Shameless plug,

You can use a super small frontend-only utility I developed to use a funded Stellar account/key to populate a transaction with the SHA-256 hash of a file you upload.

Originally written October 9, 2020

As software engineers*, particularly when working at our employer, we're often writing software to be used by other people. In most cases it's our company's customers, and if we're doing it right we're writing focused, well thought out tools and apps that serve to solve our customers' business problems. This is purposefully vague, but suffice it to say the point of why we're getting paid money to write lines of modular, logically organized lines of camel case words and syntax is because someone we probably don't know personally (the customer) is paying us to do it. There are likely other people at your company like business analysts, marketers, and even sales reps/engineers who's responsibility it is to do market research, talk to and gather feedback from prospects and customers, and ultimately help drive the roadmap for what you end up writing. Rarely though do we get the opportunity to use the software either because it's not useful to us or we're not responsible for the activities done in our organization that the software helps with. We also don't usually get opportunities to hear things from the horse's mouth (the customer) about how we should write something based on their current workflow or why.

Unfun problems

Vendor & Risk Management

At risk3sixty our R&D efforts with Phalanx are focused on solving security and compliance problems that we've struggled with ourselves. As a manager on the engineering team, I'm responsible for performing vendor management reviews for a few vendors we use in our software workflows (object storage, CI/CD, PaaS). Where do I schedule a recurring calendar task to perform these quarterly reviews? I guess I'll just throw a quarterly recurring invite on my personal calendar (but wait what happens when I'm on vacation during the next scheduled review date...). When performing a review, I've identified a couple risks that I wanted to document and track through to either remediation or simply document risk acceptance depending on its severity and potential action items to remediate. Where do I document the risk? Let me email my boss the risk(s) and have her propagate upwards to have someone with access populate in the master organizational risk register spreadsheet. Oh wait, we actually added a SOC 2 control during design of controls that was added specifically to mitigate a risk posed by one I just identified for a vendor. I want to document that this risk is associated with that control, should I tell my boss to add a note in the risk register which control this risk is mitigated by, or do we have our list of SOC 2 controls in a spreadsheet or somewhere and link the risk there?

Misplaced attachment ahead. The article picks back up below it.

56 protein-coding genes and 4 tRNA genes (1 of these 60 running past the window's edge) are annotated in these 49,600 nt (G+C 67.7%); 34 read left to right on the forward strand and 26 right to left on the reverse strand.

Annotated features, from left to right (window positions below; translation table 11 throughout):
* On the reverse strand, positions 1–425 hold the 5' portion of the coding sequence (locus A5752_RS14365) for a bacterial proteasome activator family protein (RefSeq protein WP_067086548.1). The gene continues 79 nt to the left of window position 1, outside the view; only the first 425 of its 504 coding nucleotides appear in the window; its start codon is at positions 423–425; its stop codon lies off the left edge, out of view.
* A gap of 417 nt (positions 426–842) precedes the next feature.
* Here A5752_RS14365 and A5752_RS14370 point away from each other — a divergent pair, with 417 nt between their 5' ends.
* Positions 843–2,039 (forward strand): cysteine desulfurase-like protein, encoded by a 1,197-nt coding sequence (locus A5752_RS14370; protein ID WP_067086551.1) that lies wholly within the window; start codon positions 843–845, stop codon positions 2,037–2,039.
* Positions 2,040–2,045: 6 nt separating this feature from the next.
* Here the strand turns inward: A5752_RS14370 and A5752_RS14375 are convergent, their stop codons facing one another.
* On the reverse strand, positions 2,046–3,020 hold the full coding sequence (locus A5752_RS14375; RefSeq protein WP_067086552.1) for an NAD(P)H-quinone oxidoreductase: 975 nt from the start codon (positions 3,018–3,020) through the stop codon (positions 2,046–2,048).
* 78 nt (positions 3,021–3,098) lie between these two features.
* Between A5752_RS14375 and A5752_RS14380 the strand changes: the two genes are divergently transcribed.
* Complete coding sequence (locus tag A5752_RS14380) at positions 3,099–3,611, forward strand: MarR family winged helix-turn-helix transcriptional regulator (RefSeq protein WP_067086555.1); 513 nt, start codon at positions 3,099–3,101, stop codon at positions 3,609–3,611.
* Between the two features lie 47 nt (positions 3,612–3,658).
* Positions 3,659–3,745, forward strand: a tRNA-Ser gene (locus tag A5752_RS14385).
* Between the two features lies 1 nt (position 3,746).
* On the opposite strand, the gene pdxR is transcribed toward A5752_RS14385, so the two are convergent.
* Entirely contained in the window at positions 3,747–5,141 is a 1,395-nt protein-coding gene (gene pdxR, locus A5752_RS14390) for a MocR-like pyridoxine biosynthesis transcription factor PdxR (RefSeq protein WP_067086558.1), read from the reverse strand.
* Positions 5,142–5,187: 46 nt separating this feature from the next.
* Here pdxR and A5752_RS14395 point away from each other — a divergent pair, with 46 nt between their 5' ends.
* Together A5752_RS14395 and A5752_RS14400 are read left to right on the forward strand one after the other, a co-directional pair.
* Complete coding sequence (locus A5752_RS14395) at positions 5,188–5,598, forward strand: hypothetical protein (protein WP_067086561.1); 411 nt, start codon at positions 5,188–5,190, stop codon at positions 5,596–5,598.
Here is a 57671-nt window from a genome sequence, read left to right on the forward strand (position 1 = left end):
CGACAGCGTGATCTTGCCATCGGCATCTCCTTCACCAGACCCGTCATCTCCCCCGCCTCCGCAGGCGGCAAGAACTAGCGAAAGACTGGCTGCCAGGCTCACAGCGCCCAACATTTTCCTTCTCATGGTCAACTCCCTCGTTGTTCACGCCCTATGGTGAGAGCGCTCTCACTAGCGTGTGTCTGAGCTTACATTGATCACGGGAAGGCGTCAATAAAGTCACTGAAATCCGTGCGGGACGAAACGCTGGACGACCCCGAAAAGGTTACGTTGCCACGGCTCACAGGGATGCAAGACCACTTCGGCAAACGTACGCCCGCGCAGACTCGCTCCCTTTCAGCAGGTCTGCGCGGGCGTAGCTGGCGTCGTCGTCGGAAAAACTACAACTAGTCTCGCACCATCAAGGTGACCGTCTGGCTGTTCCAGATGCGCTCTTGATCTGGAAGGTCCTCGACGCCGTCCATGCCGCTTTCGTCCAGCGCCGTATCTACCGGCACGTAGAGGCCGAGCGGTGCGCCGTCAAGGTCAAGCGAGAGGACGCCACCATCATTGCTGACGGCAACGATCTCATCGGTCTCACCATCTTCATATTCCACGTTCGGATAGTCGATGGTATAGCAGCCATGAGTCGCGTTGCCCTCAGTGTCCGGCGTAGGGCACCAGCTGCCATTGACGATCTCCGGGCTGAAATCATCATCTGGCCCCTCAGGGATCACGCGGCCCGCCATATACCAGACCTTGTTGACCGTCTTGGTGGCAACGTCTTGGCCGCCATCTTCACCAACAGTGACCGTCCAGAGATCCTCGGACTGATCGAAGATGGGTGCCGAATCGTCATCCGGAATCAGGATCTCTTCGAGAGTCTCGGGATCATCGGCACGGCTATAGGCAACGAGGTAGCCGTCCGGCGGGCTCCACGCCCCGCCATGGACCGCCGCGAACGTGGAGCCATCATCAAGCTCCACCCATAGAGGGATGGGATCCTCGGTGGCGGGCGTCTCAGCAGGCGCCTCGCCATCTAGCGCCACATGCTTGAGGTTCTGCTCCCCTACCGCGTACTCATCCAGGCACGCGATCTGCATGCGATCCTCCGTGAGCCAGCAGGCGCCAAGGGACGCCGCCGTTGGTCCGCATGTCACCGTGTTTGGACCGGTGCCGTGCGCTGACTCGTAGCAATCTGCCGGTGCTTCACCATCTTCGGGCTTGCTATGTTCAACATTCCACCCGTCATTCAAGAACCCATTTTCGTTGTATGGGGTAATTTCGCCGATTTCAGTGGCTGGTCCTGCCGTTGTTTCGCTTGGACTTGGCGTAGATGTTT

All of the italicized bits above are real questions or concerns that not only we were faced with, but also are our customers when effectively managing organizational risk and designing a program to manage said risk across the board. I'm able to actually use the software we're writing to solve our customers' problems to solve my own now. With more and more companies not doing business with vendors who are not ISO 27001 certified, SOC 2 compliant, or other niche industry-standard frameworks, being able to effectively and efficiently perform the mentioned actions above is paramount in keeping things organized and ensuring future audits are run smoothly and quickly later on.

Audit Spaghetti

When performing a SOC 2 or ISO 27001 audit, obviously a huge chunk of the time is scheduling walkthroughs to help guide you to organize the right people together to obtain evidence that you either are or are not implementing the necessary controls required to be compliant with the framework. Anyone who has gone through an audit like this from the customer side is aware of this walkthrough and evidence collection process (which depending on the firm might or might not happen by sending files across emails [facepalm]). What you don't usually see are the number of spreadsheets, word docs, internal emails, management review (inside the same spreadsheets and word docs), and ultimately sharepoint spaghetti that takes place on the backend between evidence collection and report generation to successfully execute a full engagement. This is incredibly inefficient and we've aimed at streamlining the audit process for both the customer and auditor to provide the most meaningful information and simplest steps to perform the audit in an easy and efficient manner. Now when I have to provide evidence to our auditor for something from the R&D side or any of our consultants are performing audits, we utilize all the tools we build in Phalanx to accomplish the tasks at hand.